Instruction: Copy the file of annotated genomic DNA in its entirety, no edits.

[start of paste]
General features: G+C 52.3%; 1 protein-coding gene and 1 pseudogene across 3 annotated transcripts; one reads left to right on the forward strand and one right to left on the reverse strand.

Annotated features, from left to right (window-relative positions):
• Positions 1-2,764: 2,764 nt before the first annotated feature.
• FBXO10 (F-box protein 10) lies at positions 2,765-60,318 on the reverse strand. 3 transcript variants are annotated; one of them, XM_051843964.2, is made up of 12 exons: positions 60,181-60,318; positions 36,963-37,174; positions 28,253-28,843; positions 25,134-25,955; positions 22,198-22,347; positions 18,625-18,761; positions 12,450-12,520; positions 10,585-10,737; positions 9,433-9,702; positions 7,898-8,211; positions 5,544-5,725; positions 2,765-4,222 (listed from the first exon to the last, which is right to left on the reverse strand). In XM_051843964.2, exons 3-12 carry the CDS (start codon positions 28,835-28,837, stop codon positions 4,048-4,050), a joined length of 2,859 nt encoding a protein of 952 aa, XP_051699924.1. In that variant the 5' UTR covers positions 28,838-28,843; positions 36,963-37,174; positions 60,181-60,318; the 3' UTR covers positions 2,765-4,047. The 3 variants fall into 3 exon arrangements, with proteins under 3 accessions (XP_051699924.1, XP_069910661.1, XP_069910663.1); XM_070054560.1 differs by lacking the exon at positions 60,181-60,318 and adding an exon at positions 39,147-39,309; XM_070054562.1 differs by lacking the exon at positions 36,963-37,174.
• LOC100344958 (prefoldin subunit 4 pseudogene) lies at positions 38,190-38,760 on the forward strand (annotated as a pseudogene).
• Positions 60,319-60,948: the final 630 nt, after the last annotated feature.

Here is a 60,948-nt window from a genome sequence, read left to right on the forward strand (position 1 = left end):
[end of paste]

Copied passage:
General features: G+C 52.3%; 1 protein-coding gene and 1 pseudogene across 3 annotated transcripts; one reads left to right on the forward strand and one right to left on the reverse strand.

Annotated features, from left to right (window-relative positions):
• Positions 1-2,764: 2,764 nt before the first annotated feature.
• FBXO10 (F-box protein 10) lies at positions 2,765-60,318 on the reverse strand. 3 transcript variants are annotated; one of them, XM_051843964.2, is made up of 12 exons: positions 60,181-60,318; positions 36,963-37,174; positions 28,253-28,843; positions 25,134-25,955; positions 22,198-22,347; positions 18,625-18,761; positions 12,450-12,520; positions 10,585-10,737; positions 9,433-9,702; positions 7,898-8,211; positions 5,544-5,725; positions 2,765-4,222 (listed from the first exon to the last, which is right to left on the reverse strand). In XM_051843964.2, exons 3-12 carry the CDS (start codon positions 28,835-28,837, stop codon positions 4,048-4,050), a joined length of 2,859 nt encoding a protein of 952 aa, XP_051699924.1. In that variant the 5' UTR covers positions 28,838-28,843; positions 36,963-37,174; positions 60,181-60,318; the 3' UTR covers positions 2,765-4,047. The 3 variants fall into 3 exon arrangements, with proteins under 3 accessions (XP_051699924.1, XP_069910661.1, XP_069910663.1); XM_070054560.1 differs by lacking the exon at positions 60,181-60,318 and adding an exon at positions 39,147-39,309; XM_070054562.1 differs by lacking the exon at positions 36,963-37,174.
• LOC100344958 (prefoldin subunit 4 pseudogene) lies at positions 38,190-38,760 on the forward strand (annotated as a pseudogene).
• Positions 60,319-60,948: the final 630 nt, after the last annotated feature.

Here is a 60,948-nt window from a genome sequence, read left to right on the forward strand (position 1 = left end):